Sometimes the most important battles in Olympia are the ones that never get fought, either because we lack the will or the wisdom to foresee the inevitable consequences... a political precept that has never been more true than with SB 5457, the emergency transit funding bill currently wending its way through the legislature.
"When do we fight?" Rep. Reuven Carlyle (D-Seattle) asks rhetorically, in reference to the supermajority requirement attached to the senate version of the bill. (At least, I assume he's asking rhetorically, because I'm pretty sure that after nearly two years in the Democratic caucus, Carlyle should know by now that the answer is almost always "never.") SB 5457 would grant King County the authority to temporarily levy a $20 annual car tab fee in order to supplement declining sales tax revenue for Metro Transit, but only on a two-thirds majority vote of the King County Council. It's a precedent once set, Carlyle rightly worries, that will ultimately lead to the imposition of similar supermajority requirements on local governments throughout the state.
It is also a cowardly and dishonest provision.
See, the thing about such supermajority provisions is that they're not as much about making it difficult to pass a tax hike as they are about making it impossible. So if the Democratic senators who attached this amendment were to be completely forthright, they would've just voted no on the bill in the first place, rather than threatening to vote no should the amendment be removed. I mean, they clearly don't want King County to pass this tax increase, so why not just say so?
But the amendment is even more deceitful than it first appears, as the real reason many legislators, Democrats and Republicans alike, don't want King County to pass this tax is because they want to keep us transportation hungry in anticipation of putting a statewide transportation package on the ballot in 2012. Such a measure cannot possibly pass without huge margins in King County, support that might soften should we be allowed to tax ourselves to take care of our own needs. Or so the thinking goes.
It's a bit of tactical maneuvering that's as insulting as it is ironic. This is a bill that has been narrowed in such a way that it only applies to King County (Pierce and Snohomish were included in the original draft), and legislators from the rest of the state are essentially saying "Fuck you no, you don't get to tax yourselves to pay for your own transit needs." Then they're going to count on us to provide the votes necessary to pass a statewide transportation measure that they're own constituents will vote against.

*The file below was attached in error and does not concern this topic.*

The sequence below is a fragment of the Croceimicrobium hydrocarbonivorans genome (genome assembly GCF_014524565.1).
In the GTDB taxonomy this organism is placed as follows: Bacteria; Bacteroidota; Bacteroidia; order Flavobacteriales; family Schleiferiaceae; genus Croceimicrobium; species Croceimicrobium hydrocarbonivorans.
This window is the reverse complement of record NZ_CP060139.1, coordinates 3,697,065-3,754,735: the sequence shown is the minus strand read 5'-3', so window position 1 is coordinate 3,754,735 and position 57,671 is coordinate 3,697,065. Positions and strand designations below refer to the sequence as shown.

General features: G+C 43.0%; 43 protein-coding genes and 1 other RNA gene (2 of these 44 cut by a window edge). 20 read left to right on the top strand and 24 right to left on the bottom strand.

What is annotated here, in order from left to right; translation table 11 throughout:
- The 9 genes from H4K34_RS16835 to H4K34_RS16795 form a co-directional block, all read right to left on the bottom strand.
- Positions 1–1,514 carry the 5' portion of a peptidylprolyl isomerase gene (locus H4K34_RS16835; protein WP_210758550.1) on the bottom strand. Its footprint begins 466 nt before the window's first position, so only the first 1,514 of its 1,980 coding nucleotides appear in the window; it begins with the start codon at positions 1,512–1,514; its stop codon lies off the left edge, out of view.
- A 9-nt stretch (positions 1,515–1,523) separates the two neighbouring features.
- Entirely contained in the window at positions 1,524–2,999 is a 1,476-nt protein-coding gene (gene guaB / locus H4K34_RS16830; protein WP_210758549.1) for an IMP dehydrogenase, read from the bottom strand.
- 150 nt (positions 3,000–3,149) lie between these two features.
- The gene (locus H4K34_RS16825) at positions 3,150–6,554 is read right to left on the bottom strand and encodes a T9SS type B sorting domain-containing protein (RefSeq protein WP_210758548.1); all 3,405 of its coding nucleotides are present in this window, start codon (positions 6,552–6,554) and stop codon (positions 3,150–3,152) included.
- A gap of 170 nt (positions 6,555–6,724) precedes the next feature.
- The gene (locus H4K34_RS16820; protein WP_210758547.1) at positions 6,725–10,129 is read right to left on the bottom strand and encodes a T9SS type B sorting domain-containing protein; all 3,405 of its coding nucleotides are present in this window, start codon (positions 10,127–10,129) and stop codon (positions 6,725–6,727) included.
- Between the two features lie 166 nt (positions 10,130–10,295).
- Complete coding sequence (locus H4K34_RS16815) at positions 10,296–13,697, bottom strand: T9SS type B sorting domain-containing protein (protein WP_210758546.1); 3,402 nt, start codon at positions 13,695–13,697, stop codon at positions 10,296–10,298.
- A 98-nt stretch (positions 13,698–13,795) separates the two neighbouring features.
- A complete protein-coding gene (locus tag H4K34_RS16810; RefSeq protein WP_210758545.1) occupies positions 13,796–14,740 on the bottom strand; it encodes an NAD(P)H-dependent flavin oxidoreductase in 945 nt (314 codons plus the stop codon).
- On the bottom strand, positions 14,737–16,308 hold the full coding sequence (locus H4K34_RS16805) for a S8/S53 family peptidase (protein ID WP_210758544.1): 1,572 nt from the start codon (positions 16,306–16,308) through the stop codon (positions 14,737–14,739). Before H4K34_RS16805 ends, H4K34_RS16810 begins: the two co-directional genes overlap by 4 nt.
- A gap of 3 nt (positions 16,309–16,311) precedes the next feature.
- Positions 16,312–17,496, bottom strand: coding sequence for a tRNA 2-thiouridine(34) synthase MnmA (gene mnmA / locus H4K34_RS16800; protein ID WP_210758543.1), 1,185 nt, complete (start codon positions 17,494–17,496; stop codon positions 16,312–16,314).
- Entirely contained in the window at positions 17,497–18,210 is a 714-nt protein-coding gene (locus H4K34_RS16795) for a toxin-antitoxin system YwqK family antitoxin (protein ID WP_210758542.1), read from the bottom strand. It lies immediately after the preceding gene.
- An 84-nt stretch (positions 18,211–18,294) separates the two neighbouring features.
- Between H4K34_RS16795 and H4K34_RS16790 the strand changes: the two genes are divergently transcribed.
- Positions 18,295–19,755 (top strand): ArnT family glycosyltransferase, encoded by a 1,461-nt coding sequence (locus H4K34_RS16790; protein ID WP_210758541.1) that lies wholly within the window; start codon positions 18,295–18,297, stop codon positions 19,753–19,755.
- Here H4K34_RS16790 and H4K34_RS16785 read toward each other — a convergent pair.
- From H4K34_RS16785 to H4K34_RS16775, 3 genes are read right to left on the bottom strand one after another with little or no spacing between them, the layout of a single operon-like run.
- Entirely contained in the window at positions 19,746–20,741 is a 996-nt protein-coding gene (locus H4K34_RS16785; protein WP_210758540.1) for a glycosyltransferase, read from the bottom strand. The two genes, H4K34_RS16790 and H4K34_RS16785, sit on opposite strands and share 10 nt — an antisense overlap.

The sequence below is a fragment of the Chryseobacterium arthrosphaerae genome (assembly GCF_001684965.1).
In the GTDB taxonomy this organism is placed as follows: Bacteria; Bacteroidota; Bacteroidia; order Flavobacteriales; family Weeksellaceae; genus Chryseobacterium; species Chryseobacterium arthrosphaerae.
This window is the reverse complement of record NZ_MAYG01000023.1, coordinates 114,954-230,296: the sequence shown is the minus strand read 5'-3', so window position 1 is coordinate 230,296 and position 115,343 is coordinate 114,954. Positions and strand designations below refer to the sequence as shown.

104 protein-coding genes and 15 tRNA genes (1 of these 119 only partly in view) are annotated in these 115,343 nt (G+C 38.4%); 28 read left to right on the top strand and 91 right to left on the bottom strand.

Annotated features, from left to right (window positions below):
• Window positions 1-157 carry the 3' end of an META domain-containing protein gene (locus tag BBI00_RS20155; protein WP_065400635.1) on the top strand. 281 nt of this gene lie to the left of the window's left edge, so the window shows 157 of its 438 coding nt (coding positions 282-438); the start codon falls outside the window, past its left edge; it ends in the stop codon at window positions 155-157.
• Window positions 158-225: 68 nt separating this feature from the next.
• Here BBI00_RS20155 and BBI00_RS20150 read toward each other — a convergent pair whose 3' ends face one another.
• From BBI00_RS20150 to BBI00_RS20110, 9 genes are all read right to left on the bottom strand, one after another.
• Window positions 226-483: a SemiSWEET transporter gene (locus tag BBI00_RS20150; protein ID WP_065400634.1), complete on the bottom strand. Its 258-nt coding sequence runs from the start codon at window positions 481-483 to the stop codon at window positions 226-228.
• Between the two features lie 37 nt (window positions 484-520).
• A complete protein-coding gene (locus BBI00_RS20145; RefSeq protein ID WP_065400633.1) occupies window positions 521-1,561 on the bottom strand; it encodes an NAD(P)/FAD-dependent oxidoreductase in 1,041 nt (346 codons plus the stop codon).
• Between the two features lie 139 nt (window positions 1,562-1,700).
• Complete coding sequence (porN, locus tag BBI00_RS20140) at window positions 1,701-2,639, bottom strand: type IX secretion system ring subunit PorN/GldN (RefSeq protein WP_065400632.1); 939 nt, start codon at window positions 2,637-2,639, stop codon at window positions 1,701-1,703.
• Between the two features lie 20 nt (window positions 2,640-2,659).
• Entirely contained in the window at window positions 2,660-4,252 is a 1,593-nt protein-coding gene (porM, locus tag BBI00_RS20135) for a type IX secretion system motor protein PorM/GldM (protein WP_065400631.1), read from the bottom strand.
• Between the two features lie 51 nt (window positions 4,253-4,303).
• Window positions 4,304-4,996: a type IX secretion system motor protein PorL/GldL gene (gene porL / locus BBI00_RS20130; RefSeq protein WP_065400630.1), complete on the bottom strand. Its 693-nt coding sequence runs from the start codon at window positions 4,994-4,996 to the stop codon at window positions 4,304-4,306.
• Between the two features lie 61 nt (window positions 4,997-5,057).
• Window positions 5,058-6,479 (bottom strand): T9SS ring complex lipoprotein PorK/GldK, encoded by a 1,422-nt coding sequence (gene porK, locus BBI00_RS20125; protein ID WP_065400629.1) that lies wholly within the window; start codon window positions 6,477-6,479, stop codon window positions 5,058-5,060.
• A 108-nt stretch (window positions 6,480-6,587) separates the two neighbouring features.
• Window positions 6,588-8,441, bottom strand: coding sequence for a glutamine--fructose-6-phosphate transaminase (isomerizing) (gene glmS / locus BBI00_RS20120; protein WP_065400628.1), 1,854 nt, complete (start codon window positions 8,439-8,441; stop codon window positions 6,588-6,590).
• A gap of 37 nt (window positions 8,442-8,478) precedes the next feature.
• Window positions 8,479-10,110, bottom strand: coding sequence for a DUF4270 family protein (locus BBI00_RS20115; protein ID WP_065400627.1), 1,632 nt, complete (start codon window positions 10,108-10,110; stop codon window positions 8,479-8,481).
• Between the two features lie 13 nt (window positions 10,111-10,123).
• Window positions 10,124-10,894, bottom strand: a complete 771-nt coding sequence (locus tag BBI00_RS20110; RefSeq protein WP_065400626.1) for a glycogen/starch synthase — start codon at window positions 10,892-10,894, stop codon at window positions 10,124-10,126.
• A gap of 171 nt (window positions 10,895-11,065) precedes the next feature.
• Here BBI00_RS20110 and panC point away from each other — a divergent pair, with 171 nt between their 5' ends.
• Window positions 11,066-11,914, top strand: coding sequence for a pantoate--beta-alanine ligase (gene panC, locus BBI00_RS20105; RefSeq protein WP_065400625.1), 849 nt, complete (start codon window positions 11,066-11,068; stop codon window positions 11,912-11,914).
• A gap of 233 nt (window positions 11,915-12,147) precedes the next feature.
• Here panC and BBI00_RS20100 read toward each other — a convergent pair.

Aren't they clever?
Carlyle has been getting shit behind the scenes for potentially throwing a monkey-wrench into a bill King County desperately wants and needs. Word is that maybe they've got Republican Jane Hague's support on the council, so maybe they can meet the two-thirds threshold. And with a handful of senate Dems threatening to kill the bill if the amendment is stripped, Carlyle is being pressured to drop his opposition.
But I think Carlyle is right in that the long-term consequences from eroding our principles are potentially far worse than the short-term consequences that come from standing by them, and no principle is more fundamental to our democracy than that of majority rule. Over the past few years Metro has cut costs, reduced service and nearly doubled fares. And without this additional revenue they'll be forced to cut service by an additional 17 percent. But should this bill pass with the supermajority provision intact, the future cost to Metro and other local government agencies will far outstrip any short-term benefit a temporary, two-year, $20-per-vehicle revenue package can provide.
And if this bill does die, don't blame Carlyle for the Metro service cuts. Blame the senators who inserted this amendment for having cynically achieved the policy objective they had intended from the start.